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Hydrogen power is the next stage of sustainable development for electrics, by extending range significantly for passenger vehicles and making the practical operation of long range heavy goods vehicles possible. But what about when a fuel cell breaks down? Roadside recovery will take you to the nearest garage for a conventional FCEV, but with the SmartNet Universal system, you can have a replacement fitted in a couple of minutes and be back on your way.





Ammonia can be used in Internal Combustion Engines and in Fuel Cells. Ammonia is now one of the main fuels being considered by the maritime sector to enable the shipping industry to meet new CO2 reduction targets proposed by the International Maritime Organization (IMO) as 40% by 2030 and 50% by 2050.

Utilization of ammonia for marine fuel has been more aggressively researched since 2007. Fuel system developers such as Alfa Laval and engine developers such as Japan Engine Corporation have announced plans to include ammonia in their offerings. Furthermore, MAN Energy has announced efforts to produce ammonia driven marine operations.

The raw energy density of liquid ammonia is 11.5 MJ/L, is about a third that of diesel. Hence, the space required for fuel storage is typically larger and the material for tanks needs careful selection. 

Compared to hydrogen as a fuel, ammonia is more energy efficient, and could be produced, stored, and delivered at a much lower cost than hydrogen which must be kept compressed or as a cryogenic liquid.

Ammonia is a compound of nitrogen and hydrogen with the formula NH3. Ammonia is a stable binary hydride, and the simplest pnictogen hydride, and a colourless gas with a distinct pungent smell.

Ammonia is both caustic and hazardous in its concentrated form. It is classified as an extremely hazardous substance in the United States, and is subject to strict reporting requirements by facilities which produce, store, or use it in significant quantities. 


Hydrogen, on its own or as a versatile base molecule for other compounds, is gathering support as a potential replacement for fossil-based fuels such as petroleum, diesel coal, oil, and natural gas - that are subsidised. But there is as yet little in the way of an infrastructure for hydrogen - and no subsidies - as yet for renewables.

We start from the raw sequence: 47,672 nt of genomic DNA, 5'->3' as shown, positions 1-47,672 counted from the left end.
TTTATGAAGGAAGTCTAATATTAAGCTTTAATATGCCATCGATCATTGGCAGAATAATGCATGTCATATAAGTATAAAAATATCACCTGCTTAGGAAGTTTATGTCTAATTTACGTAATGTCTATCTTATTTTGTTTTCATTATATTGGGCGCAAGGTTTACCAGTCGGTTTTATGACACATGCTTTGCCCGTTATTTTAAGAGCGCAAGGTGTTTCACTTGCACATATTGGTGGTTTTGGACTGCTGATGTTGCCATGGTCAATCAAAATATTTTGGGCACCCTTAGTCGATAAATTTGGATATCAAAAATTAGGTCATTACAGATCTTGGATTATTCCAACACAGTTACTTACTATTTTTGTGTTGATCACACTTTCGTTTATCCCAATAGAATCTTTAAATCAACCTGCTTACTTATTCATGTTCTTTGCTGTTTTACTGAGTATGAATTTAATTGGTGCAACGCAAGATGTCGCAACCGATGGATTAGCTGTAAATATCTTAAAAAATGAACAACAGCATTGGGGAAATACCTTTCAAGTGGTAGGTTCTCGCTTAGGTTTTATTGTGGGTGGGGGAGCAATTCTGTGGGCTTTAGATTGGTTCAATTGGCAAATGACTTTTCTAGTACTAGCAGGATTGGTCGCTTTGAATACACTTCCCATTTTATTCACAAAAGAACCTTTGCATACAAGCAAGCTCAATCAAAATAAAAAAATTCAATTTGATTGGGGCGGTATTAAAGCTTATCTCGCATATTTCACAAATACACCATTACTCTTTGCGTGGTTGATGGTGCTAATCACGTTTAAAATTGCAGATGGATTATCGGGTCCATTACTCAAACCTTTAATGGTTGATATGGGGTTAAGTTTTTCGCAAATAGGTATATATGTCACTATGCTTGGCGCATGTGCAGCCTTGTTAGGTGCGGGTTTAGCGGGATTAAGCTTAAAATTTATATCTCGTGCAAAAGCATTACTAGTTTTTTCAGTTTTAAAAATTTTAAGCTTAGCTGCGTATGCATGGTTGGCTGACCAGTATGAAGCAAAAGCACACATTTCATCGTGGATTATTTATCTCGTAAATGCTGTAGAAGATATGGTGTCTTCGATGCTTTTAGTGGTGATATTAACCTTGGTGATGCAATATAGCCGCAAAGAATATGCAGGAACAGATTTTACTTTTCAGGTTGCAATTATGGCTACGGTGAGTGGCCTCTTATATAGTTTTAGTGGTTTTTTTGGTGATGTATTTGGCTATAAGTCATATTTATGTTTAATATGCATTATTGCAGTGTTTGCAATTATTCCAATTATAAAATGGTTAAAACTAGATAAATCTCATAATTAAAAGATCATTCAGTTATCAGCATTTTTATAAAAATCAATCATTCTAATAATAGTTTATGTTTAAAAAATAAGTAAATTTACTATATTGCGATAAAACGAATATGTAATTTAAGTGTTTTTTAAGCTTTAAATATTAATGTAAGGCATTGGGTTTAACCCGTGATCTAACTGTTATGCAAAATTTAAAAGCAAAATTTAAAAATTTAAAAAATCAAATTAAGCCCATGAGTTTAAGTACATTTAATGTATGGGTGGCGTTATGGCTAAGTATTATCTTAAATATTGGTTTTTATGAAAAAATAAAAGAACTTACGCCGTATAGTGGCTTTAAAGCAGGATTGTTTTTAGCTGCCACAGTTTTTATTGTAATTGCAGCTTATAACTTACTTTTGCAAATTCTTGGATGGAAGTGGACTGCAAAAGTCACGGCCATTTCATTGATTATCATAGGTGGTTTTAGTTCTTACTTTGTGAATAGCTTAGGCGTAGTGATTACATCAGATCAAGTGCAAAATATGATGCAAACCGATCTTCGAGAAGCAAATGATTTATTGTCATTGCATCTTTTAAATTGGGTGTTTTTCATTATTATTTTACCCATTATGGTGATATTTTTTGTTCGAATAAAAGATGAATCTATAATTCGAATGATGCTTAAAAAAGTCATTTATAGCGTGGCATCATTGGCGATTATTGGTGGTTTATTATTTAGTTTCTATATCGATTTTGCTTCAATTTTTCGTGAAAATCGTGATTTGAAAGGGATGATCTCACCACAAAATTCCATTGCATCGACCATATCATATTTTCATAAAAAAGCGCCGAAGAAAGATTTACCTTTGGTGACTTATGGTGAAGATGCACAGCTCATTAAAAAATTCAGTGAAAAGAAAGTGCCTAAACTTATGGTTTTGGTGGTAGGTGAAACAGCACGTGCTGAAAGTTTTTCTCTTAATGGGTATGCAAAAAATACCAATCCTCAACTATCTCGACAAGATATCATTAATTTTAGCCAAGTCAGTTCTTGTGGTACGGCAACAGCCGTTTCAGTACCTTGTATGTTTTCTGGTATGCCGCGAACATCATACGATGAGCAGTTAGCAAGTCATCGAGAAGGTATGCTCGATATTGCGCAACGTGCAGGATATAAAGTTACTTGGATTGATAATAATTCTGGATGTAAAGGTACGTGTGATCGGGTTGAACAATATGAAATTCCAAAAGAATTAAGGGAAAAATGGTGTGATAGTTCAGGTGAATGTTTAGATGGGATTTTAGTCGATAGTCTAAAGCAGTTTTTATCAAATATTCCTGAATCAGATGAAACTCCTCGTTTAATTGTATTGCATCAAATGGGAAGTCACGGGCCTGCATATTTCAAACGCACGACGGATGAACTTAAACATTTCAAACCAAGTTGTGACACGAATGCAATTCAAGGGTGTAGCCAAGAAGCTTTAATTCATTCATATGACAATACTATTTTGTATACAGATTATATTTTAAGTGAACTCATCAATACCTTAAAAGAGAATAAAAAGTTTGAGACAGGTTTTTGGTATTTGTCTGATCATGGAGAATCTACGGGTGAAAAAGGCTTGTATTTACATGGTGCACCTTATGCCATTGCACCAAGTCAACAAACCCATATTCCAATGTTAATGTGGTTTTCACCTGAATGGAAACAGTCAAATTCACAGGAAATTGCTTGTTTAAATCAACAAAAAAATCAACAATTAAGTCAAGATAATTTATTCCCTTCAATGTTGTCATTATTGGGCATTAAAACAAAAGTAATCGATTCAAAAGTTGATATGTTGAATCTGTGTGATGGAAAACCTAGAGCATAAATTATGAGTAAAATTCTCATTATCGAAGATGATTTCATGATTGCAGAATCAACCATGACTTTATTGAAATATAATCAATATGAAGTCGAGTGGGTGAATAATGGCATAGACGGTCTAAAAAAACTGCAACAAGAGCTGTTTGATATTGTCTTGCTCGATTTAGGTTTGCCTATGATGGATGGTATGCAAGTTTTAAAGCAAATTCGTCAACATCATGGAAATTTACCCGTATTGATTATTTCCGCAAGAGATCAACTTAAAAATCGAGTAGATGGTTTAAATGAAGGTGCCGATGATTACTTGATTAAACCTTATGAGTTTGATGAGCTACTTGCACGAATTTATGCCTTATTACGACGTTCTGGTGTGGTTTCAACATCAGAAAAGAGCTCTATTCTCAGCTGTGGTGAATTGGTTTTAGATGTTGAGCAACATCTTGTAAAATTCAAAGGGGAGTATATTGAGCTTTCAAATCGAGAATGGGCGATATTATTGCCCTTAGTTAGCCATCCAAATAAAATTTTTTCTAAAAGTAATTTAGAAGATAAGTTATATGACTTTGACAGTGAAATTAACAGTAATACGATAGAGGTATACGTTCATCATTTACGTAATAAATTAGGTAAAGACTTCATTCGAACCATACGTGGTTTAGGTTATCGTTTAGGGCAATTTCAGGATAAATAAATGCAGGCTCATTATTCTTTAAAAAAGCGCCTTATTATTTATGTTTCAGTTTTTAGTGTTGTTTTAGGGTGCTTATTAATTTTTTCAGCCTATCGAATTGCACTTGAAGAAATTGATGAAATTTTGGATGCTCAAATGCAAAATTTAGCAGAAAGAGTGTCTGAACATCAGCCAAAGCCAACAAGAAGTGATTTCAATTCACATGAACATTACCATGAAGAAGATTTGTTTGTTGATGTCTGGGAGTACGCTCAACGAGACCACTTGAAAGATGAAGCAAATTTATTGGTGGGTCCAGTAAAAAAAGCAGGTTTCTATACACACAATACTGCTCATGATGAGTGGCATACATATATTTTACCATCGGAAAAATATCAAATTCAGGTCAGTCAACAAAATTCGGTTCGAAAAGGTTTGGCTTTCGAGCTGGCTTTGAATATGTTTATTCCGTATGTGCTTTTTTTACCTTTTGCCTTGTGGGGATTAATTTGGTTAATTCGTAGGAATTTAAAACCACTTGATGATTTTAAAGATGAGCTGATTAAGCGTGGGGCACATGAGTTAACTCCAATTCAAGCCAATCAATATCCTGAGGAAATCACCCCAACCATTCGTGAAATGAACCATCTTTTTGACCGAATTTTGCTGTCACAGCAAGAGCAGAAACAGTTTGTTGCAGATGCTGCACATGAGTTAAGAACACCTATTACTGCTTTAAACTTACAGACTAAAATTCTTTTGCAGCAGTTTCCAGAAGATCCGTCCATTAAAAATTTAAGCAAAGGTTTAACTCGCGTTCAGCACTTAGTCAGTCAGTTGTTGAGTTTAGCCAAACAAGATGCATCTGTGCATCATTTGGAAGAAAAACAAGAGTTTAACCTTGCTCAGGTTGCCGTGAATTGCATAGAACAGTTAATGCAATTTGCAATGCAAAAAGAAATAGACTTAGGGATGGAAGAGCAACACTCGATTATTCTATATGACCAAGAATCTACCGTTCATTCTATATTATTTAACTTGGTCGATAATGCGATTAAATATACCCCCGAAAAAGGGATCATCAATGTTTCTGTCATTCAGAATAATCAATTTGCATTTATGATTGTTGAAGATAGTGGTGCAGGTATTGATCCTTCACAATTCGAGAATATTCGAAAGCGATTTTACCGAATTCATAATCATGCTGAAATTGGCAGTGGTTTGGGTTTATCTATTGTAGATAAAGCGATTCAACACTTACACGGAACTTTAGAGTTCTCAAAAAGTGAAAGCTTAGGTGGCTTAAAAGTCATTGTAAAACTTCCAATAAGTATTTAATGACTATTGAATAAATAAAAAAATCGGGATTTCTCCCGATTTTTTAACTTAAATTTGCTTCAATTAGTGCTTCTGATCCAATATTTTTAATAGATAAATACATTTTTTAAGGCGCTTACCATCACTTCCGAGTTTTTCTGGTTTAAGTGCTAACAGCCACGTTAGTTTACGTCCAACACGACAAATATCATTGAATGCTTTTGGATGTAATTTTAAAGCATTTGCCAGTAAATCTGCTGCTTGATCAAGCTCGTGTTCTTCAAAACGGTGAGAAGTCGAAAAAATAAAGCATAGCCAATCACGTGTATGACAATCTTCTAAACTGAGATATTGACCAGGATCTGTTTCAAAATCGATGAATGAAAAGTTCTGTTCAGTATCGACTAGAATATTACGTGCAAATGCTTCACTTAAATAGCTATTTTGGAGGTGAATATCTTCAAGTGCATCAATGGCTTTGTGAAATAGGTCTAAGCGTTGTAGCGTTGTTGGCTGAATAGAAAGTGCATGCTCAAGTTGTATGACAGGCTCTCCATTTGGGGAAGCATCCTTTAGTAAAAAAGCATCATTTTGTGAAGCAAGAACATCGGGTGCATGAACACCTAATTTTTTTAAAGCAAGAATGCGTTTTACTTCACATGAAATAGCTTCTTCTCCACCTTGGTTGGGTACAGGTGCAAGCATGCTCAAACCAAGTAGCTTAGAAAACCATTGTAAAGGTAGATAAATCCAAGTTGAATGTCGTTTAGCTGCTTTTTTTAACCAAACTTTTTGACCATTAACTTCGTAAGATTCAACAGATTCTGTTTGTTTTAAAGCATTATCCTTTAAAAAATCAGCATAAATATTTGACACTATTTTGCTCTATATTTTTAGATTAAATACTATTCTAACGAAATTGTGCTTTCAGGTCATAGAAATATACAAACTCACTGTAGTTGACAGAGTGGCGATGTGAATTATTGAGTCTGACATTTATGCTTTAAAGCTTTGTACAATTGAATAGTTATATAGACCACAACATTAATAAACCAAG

In 2019 Europe had 177 hydrogen stations at the end of the year, 87 of which were in Germany. France is second in Europe with 26 operating stations. The UK has around 14 (in 2021) but will increase faster than the demand for hydrogen to ensure an adequate hydrogen refuelling network coverage allowing FCEV sales to a broader market.


Putting that into perspective, there are no ammonia or methanol service stations. Not even at the consideration or planning stages. In the words of John McEnroe: "You cannot be serious."





A proposed Hydrogen Refuelling Station by Air Liquide, where hydrogen is made from water on site, compressed and stored in cylinders before being dispensed to FECV customers. These HRS's can only service hydrogen powered vehicles - and there is no load levelling ability. For that you'd need our Universal Smart Batteries.






Typically, hydrogen is delivered to a fuelling location in the same way as it is distributed to industry: in pressurised tanks on lorries. However, at suitable sites hydrogen can be produced on-site by electrolysis, in the best case with the aid of renewable electricity obtained via direct coupling (wind/solar), or through grid-balancing services.












Hydrogen powered vehicles are becoming more popular, especially buses in cities, where diesel particulates are choking the population and causing cancer. There is an abundance of clean wind and solar energy that can produce green hydrogen, something that at the moment is not happening.





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